To Close A Series [1]

shakespeare-quote

As someone who steers clear of romantic love, I seldom write love stories to avoid sounding like a fraud. Writing this series has therefore been a learning experience, both in the art of collaborations and writing love stories. The process was easy because Timi called the shots, setting the premise and plot points, while I simply reacted to the elements of the story she threw up from the conversations. This also freed me to focus more on the personality of the characters than the plot points, because if left to my whims, all love stories would end as tragedies.

In writing the series, I tried to pose questions to myself and find answers in the conversations of the characters. What hope does a guy who isn’t assertive have in a relationship? How do men talk about the things they are accused of avoiding in conversation? Readers’ responses to the characters’ conversations were illuminating, showing how we gauge romantic relationships we observe close-up. No question was as instructive for me as this: at what point, and because of what traits, do we declare someone unworthy of another’s love?

Love, like a drug high, pushes people to act in ways that appear insane to outside observers, but carry a fierce internal logic to the people in love—the ones shooting up. So, when we proclaim that an observed trait in someone renders them unlovable, it sometimes turns out that that very trait is the reason their lover has chosen them. The more we criticize their lover, the less sense we make, and the more they are disposed to ignoring us.

In spite of the insulation by romance that the above suggests, couples rarely escape the influence of the times they live in, including their cultures and upbringing. We are products of our interaction with other humans, whether we acknowledge their influence or not.

Without discounting personal responsibility, you and I are more culpable in the actions of people we berate than we think. In the series, a twenty-nine-year-old man contemplates dating a thirty-five-year-old woman and confides in his friend, his worries about her fertility. What would have happened if his friend responded by telling the story of his aunt who married at forty and now agonizes over not having a child or having a baby with down syndrome, which made her husband marry a second wife?

In the past year, I’ve fielded more questions from friends and family about my romantic life than the two decades before it. Why are you not in a relationship? Is something wrong? Ife, are you keeping her way from us? I often tell people I don’t have time to think about these questions, but whom am I kidding? I cannibalized some of my experiences from answering questions like these in drafting the dialogues.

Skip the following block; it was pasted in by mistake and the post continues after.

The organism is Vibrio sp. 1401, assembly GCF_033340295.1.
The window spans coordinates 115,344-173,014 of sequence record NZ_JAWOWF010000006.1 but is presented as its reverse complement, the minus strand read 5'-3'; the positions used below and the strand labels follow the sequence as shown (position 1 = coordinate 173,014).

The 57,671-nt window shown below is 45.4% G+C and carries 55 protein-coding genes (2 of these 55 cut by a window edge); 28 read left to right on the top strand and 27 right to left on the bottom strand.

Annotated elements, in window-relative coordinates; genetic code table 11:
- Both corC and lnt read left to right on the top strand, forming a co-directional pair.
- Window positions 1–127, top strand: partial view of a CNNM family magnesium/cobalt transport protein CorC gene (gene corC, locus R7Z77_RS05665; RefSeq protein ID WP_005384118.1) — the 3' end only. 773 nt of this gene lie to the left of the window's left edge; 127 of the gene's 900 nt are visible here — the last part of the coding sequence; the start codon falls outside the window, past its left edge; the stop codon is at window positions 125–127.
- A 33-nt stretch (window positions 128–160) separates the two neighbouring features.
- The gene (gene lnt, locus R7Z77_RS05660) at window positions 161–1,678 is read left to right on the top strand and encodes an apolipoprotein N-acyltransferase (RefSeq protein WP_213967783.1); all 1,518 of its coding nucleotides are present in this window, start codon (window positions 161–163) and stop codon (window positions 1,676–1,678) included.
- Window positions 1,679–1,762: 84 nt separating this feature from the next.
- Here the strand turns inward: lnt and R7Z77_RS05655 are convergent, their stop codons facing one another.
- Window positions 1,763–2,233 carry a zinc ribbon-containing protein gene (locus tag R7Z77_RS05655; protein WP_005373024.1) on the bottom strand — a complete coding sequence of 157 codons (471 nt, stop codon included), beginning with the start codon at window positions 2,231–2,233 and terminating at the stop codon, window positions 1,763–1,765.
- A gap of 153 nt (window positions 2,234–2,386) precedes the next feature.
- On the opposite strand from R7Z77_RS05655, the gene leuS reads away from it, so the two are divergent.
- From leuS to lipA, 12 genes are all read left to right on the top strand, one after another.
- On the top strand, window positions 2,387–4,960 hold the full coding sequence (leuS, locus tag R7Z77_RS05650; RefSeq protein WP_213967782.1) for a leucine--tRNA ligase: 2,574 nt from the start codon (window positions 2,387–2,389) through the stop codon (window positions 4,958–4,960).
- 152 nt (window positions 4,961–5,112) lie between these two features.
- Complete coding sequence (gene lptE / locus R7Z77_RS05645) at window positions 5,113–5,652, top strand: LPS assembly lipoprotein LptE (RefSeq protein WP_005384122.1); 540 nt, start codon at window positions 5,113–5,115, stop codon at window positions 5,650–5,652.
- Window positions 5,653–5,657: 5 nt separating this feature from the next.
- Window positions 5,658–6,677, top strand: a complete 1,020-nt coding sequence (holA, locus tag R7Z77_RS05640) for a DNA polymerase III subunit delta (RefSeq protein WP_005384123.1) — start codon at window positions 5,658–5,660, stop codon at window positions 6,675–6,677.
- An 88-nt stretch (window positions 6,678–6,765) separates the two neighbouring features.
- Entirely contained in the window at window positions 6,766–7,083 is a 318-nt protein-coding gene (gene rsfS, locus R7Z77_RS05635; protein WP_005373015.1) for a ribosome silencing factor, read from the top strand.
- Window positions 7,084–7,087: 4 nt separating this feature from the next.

We should stop blaming fairy tales and Hollywood for love fantasies being absent of reason, or people doing stupid things in the name of love. That is how all lovers look to people like me who are too scared to be enchanted by it. It is not reasonable for the Beauty to love the Beast, but she does, and we root for them. Jack should have stayed away from Rose, but he didn’t and the Titanic sank.

A character from the movie Hellboy said, “You like people for their qualities, but love them for their defects.” And while I think this is the loophole that serial killers exploit to find lovers, it’s also the premise of our greatest love stories: Tristan and Isolde, Romeo and Juliet, Ifemelu and Obinze, and so on.

Stories, when done right, should make us more empathetic, more open to possibilities in the human experience that are outside our imagination. So, perhaps we should reassess the conditions we set for finding people desirable and worthy of love. Not just when the potential lovers are ours, but when they are of people close to us, too. This isn’t a call to remove all relationship standards, but only that these standards—be they age, class, or temperament—be filtered through lenses coloured with kindness. After all, a wise man once said, the law was made for man, and not man for the law.

I still believe fairy-tale endings are an exception in this fly-catching business, but I’m all for lives suffused with kindness that give way to love.

 

©Ife Nihinlola 2016 @ IfeOluwa’s Rambles

 

©Timi Yeseibo 2016

 

Unauthorized use and/or duplication of this material without express and written permission from this blog’s author and/or owner is strictly prohibited. Excerpts and links may be used, provided that full and clear credit is given to Timi Yeseibo and livelytwist.wordpress.com with appropriate and specific direction to the original content.

 

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